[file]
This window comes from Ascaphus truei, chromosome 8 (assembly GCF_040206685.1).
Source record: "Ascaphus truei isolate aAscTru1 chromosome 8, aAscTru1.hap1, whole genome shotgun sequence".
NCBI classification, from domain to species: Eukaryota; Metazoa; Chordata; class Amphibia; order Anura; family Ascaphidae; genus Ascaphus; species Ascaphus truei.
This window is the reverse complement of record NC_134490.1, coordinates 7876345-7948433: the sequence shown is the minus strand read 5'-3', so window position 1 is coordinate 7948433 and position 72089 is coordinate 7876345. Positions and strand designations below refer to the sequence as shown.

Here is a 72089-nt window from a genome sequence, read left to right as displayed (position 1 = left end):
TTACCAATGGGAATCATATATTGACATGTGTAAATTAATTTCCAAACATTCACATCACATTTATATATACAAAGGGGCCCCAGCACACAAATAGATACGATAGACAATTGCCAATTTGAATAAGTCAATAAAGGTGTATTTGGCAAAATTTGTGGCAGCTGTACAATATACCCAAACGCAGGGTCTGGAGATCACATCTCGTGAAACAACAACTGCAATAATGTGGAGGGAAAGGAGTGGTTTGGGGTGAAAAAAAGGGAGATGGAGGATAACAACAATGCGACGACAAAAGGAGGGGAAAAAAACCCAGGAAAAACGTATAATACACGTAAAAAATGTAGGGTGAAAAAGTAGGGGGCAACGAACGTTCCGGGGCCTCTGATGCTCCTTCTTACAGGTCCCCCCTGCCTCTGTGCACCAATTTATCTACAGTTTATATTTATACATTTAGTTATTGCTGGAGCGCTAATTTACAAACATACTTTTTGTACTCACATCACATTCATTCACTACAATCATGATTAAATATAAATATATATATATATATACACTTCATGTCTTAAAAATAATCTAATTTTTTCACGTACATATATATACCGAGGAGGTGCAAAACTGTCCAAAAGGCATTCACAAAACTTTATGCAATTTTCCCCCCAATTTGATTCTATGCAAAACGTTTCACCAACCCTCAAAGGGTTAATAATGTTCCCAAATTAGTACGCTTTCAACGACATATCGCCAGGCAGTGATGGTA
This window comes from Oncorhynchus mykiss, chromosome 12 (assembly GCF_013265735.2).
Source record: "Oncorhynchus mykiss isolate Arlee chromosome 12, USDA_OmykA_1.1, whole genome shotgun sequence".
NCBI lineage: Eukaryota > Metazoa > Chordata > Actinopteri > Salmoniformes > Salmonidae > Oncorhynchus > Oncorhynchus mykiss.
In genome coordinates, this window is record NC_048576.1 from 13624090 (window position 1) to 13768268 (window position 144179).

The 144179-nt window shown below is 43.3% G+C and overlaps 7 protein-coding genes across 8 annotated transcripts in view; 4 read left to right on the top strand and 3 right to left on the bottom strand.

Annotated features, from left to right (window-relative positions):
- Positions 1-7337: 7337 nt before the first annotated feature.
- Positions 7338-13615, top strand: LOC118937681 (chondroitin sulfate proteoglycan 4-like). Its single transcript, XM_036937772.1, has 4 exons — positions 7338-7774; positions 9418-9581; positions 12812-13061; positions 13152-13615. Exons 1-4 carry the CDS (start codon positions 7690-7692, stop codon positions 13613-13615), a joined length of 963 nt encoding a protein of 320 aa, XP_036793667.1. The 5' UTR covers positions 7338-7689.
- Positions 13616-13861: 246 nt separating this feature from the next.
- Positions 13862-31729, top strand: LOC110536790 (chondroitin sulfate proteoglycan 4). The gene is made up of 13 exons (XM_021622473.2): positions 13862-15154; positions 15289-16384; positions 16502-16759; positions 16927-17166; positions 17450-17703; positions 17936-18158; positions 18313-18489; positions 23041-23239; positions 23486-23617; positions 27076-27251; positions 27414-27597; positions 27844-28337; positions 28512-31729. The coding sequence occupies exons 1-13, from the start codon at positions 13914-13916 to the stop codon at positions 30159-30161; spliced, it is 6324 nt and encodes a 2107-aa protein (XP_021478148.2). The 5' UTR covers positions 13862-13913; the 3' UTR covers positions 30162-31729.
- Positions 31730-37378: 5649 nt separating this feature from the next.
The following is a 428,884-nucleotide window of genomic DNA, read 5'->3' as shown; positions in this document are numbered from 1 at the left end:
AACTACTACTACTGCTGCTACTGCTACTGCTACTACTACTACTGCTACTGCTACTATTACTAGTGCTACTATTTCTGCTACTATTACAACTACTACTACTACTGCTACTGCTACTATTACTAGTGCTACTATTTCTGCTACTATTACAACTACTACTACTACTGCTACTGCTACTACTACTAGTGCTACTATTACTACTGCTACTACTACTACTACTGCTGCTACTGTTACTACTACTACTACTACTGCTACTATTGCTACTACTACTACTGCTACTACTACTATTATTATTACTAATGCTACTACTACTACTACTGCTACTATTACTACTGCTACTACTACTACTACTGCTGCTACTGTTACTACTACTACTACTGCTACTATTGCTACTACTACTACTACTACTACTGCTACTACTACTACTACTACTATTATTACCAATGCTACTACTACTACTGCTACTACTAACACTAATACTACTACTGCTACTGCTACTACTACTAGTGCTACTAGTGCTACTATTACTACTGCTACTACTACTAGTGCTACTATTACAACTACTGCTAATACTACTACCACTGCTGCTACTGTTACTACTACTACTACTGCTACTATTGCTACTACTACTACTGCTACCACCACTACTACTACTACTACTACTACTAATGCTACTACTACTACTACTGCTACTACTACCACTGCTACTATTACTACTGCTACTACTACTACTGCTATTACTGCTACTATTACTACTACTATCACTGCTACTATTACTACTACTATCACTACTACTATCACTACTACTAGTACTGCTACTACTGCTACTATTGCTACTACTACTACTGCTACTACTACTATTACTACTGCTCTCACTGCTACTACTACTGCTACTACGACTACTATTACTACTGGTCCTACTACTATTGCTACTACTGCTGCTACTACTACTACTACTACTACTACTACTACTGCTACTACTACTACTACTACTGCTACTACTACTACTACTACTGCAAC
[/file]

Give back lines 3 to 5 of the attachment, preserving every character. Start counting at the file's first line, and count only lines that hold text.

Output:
NCBI classification, from domain to species: Eukaryota; Metazoa; Chordata; class Amphibia; order Anura; family Ascaphidae; genus Ascaphus; species Ascaphus truei.
This window is the reverse complement of record NC_134490.1, coordinates 7876345-7948433: the sequence shown is the minus strand read 5'-3', so window position 1 is coordinate 7948433 and position 72089 is coordinate 7876345. Positions and strand designations below refer to the sequence as shown.

Here is a 72089-nt window from a genome sequence, read left to right as displayed (position 1 = left end):